America’s Seed Fund provides innovation funding for startups and small businesses across technology areas and markets. To discuss U.S. federal funding opportunities and eligibility, contact us at

America’s Seed Fund is a startup innovation funding program of the U.S. National Science Foundation. Its purpose is to provide financial support to technology startups during the early stages of innovation.

America’s Seed Fund invests up to $2 million in seed funding and takes zero equity. Each year, the Fund awards $200+ million in research and development funding to approximately 400 startups across the United States. Awardees retain 100% control of their intellectual property.

Eligibility. To be eligible for funding, companies must be a small business (less than 500 employees and located in the United States. Most of the startups who have been awarded grants are comprised of five or less employees. At least 50% of the company’s equity must be owned by U.S. citizens or permanent residents. Grants are awarded for the development of deep technologies that show promise but their success has yet to be validated. Grantees are evaluated based on the following criteria:

  • Impact. The technology has the potential to improve people’s lives worldwide or revolutionize a specific industry.
  • Technological Innovation. Projects that create new products or services or scalable solutions based on fundamental science or engineering are prioritized. Straightforward engineering or incremental improvements are generally not considered.
  • Scale. Applicants must demonstrate how the innovative product or service can be successfully brought to market as well as the ability for it to be a scaleable business. As such, the benefits the innovation can have on a large number of people and the go-to-market strategy must be apparent.
  • Market Pull. The product or service must be shown to meet an important, unmet need for customers.

Program Funding. Funding is awarded over a period of 36 months. Phase I takes place over the first six to twelve months. NSF has one Phase I solicitation: the Small Business Innovation Research (SBIR) and the Small Business Technology Transfer (STTR). SBIRs do not require that the startup partner with an eligible research institution. In an STTR proposal, the startup must perform a minimum of 40% of the research and a partner research institution must perform a minimum of 30% of the research.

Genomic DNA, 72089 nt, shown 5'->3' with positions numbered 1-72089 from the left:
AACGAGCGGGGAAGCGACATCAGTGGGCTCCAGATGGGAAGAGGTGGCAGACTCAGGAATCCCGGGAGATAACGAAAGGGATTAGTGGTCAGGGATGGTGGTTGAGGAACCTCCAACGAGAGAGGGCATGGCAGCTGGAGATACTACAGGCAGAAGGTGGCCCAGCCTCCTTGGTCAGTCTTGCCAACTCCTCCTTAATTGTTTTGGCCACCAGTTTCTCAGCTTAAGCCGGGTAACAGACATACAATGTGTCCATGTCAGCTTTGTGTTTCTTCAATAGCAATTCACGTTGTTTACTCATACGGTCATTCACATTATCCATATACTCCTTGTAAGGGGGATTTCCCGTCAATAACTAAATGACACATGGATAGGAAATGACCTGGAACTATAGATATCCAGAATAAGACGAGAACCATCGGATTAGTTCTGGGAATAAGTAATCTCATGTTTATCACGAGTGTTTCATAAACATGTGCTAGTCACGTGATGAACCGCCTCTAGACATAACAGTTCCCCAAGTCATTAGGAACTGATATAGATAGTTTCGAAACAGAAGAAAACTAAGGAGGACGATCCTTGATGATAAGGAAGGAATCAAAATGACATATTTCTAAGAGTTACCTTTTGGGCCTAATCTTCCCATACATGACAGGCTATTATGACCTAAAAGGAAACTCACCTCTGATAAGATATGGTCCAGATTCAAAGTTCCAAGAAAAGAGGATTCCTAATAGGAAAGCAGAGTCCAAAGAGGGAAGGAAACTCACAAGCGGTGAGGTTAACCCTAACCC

During this period, grantees can receive up to $275,000 in non-dilutive funding for research and development to build a prototype or proof of concept. Grantees will receive guidance from NSF program directors who are experienced in business ventures. Grantees are then invited to apply for Phase II, which can be up to $1,000,000 over the course of twenty-four months. Additional supplements of up to $500,000 may also be granted during this period.

Grants can be used for intellectual property due diligence and protection, including freedom to operate, trade secret protection, patent protection, trademark protection, and copyright protection for eligible works.

Awardees by Technology Sector. America’s Seed Fund grants have been awarded to startups in multiple innovation sectors, including but not limited to the following:

Biomedical technologies

Energy technologies


Environmental technologies

Artificial intelligence

Medical Devices

Learning and cognition technologies


Pharmaceutical technologies

Digital health


Internet of things


Wireless technologies

Instrument and hardware systems

Cloud and high performance computing

Application Process. The Application process begins with the project pitch. Once submitted, Applicants will be informed in approximately one-month thereafter if their innovation meets the criteria for funding. Applicants who meet the initial criteria are then invited to submit a full proposal. After the full proposal is submitted, the Applicant will be informed approximately six months thereafter whether they have been approved for Phase 1 Funding. The Project Pitch includes the following:

  1. Description of Technology Innovation (up to 500 words). A brief discussion ion the origins of the innovation as well as an explanation of why it meets the funding criteria of supporting research and development of unproven, high-impact innovations.
  2. Technical Objectives and Challenges (up to 500 words). Describe the R&D or technical work to be done in a Phase I project. This should include how and why the proposed work will help prove that the product or service is technically feasible. Applicants should also explain how the R&D work could contribute to making the new product, service, or process commercially viable and impactful. The work must meet the definition of research and development, rather than straightforward engineering or incremental product development.
  3. The Market Opportunity. (up to 250 words).   Identify the customer profile and challenges that will be the near-term commercial focus related to the technical project.
  4. The Company and Team. (up to 250 words). Describe the background of key team members that will lead the technical and/or commercial efforts. The Principal Investigator (PI) of the project should also be identified, including their ability to meet all qualifications not addressed here.

Future articles will discuss additional USA federal innovation grant funds as well as state innovation grant funds and their criteria. Further information on America’s Seed Fund may be found here.